1395      MUST be deleted by caches after validation. They MUST NOT be generated by a cache
1396      except when validating a cached entry, and MUST NOT be generated by clients.</t>
1397    <t>2xx Warnings that describe some aspect of the entity body or entity headers that is
1398      not rectified by a validation (for example, a lossy compression of the entity bodies)
1399      and MUST NOT be deleted by caches after validation, unless a full response is
1400      returned, in which case they MUST be.</t>
1401  </list>
1402</t>
1403<t>
1404  The warn-text SHOULD be in a natural language and character set that is most likely
1405  to be intelligible to the human user receiving the response. This decision can be based on
1406  any available knowledge, such as the location of the cache or user, the Accept-Language
1407  field in a request, the Content-Language field in a response, etc. The default language is
1408  English and the default character set is ISO-8859-1 (<xref target="ISO-8859-1"/>).
1409</t>
1410<t>
1411  If a character set other than ISO-8859-1 is used, it MUST be encoded in the
1412  warn-text using the method described in <xref target="RFC2047"/>.
1413</t>
1414<t>
1415  If an implementation sends a message with one or more Warning headers to a receiver whose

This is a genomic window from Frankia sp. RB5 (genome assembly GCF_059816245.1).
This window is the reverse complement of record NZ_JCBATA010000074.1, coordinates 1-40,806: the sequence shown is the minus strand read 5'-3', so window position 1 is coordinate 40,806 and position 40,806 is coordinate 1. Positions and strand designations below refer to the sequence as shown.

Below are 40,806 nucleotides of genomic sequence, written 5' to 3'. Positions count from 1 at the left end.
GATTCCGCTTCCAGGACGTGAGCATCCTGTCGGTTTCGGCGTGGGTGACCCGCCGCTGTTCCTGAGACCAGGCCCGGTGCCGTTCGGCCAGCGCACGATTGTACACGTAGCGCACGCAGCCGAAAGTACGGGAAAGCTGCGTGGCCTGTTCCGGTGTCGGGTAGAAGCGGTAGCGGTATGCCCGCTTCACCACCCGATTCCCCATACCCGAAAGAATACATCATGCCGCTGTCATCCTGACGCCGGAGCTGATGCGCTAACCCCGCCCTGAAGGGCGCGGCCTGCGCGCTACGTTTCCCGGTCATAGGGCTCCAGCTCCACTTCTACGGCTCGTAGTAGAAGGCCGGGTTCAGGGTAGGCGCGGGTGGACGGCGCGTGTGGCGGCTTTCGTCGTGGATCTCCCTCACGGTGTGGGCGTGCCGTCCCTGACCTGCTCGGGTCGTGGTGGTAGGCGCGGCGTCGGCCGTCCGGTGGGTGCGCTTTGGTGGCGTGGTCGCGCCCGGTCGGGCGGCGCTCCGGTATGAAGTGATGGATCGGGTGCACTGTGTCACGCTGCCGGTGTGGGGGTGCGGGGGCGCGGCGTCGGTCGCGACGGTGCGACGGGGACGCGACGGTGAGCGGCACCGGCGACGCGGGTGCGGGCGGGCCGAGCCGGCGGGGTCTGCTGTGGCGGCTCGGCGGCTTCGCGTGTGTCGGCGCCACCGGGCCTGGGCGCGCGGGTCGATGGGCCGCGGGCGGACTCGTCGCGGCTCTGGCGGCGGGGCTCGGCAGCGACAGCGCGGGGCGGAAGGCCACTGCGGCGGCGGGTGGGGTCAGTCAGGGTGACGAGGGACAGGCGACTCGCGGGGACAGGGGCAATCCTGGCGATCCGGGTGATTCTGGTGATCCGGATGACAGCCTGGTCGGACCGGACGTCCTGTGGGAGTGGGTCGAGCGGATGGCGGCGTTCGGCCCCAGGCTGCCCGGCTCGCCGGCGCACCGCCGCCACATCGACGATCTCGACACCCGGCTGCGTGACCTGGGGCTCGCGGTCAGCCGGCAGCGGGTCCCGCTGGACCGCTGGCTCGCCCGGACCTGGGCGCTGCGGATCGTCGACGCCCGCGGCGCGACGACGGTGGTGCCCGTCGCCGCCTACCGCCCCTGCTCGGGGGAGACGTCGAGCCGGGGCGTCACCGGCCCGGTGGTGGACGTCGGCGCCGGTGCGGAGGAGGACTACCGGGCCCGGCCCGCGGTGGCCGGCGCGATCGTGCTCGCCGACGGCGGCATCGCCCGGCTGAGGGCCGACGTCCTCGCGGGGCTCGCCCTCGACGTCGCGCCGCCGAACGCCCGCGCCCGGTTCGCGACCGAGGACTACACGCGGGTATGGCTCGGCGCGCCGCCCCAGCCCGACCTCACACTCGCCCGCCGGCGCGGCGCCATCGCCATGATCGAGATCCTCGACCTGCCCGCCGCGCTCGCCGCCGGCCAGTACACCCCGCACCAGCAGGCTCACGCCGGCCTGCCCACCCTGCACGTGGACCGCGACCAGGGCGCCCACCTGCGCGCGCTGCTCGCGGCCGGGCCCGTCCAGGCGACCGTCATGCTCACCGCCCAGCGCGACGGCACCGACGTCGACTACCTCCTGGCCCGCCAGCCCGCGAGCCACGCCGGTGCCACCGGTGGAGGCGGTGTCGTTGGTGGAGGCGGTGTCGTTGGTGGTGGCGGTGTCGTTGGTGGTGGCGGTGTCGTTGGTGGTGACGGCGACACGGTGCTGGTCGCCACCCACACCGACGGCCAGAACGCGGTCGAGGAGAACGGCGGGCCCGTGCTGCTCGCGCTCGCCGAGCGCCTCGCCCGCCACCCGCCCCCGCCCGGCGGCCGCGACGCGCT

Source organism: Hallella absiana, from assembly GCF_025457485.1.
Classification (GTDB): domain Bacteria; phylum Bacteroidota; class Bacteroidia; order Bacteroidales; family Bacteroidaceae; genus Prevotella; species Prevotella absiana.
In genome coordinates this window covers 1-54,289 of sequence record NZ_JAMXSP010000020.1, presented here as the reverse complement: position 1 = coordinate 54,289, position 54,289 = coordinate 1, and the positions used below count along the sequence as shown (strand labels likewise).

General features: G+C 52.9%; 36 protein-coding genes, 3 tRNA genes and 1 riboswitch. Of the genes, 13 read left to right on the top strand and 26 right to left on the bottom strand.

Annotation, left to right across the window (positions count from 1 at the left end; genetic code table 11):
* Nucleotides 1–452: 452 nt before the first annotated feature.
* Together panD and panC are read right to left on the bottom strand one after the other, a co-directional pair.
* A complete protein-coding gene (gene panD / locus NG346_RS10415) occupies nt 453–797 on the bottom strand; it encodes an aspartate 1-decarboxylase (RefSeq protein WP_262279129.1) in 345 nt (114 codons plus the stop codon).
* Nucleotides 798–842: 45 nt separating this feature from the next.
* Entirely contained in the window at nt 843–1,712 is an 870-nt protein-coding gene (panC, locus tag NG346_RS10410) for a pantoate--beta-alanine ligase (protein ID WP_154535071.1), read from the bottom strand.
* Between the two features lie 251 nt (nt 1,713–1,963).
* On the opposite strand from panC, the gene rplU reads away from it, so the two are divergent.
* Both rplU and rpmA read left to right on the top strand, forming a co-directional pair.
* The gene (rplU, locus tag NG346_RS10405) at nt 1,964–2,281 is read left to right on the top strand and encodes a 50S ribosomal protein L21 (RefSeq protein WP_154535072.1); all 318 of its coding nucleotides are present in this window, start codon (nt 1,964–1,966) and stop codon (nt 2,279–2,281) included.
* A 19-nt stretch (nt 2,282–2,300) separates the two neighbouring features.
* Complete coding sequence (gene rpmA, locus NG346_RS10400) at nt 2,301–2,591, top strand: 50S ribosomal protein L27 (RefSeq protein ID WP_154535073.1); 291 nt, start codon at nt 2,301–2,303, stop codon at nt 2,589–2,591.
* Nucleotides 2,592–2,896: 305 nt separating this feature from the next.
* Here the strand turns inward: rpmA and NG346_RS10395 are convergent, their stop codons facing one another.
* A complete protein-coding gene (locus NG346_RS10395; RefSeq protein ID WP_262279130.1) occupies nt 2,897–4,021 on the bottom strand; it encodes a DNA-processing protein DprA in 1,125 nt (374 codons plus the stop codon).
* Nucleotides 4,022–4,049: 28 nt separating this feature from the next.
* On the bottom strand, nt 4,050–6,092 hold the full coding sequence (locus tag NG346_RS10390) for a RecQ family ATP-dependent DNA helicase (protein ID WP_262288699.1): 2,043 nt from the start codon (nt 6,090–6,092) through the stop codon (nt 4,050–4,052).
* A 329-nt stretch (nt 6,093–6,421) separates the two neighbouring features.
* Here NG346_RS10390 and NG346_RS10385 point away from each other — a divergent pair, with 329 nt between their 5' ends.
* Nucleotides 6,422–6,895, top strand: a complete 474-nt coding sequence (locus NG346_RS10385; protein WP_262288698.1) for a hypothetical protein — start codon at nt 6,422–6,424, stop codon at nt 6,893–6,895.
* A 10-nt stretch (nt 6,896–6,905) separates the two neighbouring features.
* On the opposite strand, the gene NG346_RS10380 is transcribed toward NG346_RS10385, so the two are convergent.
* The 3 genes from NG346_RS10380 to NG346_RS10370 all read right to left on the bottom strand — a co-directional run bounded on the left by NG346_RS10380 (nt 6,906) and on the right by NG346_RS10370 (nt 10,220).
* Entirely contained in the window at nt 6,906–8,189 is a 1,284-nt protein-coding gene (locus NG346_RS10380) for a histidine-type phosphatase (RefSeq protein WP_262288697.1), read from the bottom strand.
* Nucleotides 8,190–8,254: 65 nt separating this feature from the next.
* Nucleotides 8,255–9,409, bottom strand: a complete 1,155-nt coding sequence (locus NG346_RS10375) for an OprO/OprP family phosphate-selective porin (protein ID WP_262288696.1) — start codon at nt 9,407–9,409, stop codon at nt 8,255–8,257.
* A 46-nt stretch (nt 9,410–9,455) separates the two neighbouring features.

1416  version is HTTP/1.0 or lower, then the sender MUST include in each warning-value a
1417  warn-date that matches the Date header in the message.
1418</t>
1419<t>
1420  If an implementation receives a message with a warning-value that includes a warn-date,
1421  and that warn-date is different from the Date value in the response, then that
1422  warning-value MUST be deleted from the message before storing, forwarding, or using
1423  it. (preventing the consequences of naive caching of Warning header fields.) If all of the
1424  warning-values are deleted for this reason, the Warning header MUST be deleted as
1425  well.
1426</t>
1427<t>
1428  The following warn-codes are defined by this specification, each with a recommended
1429  warn-text in English, and a description of its meaning.
1430</t>
1431<t>
1432<?rfc needLines="4"?>
1433  110 Response is stale
1434  <list>
1435    <t>SHOULD be included whenever the returned response is stale.</t>
1436  </list>
1437</t>
1438<t>
1439<?rfc needLines="4"?>
1440  111 Revalidation failed
1441  <list>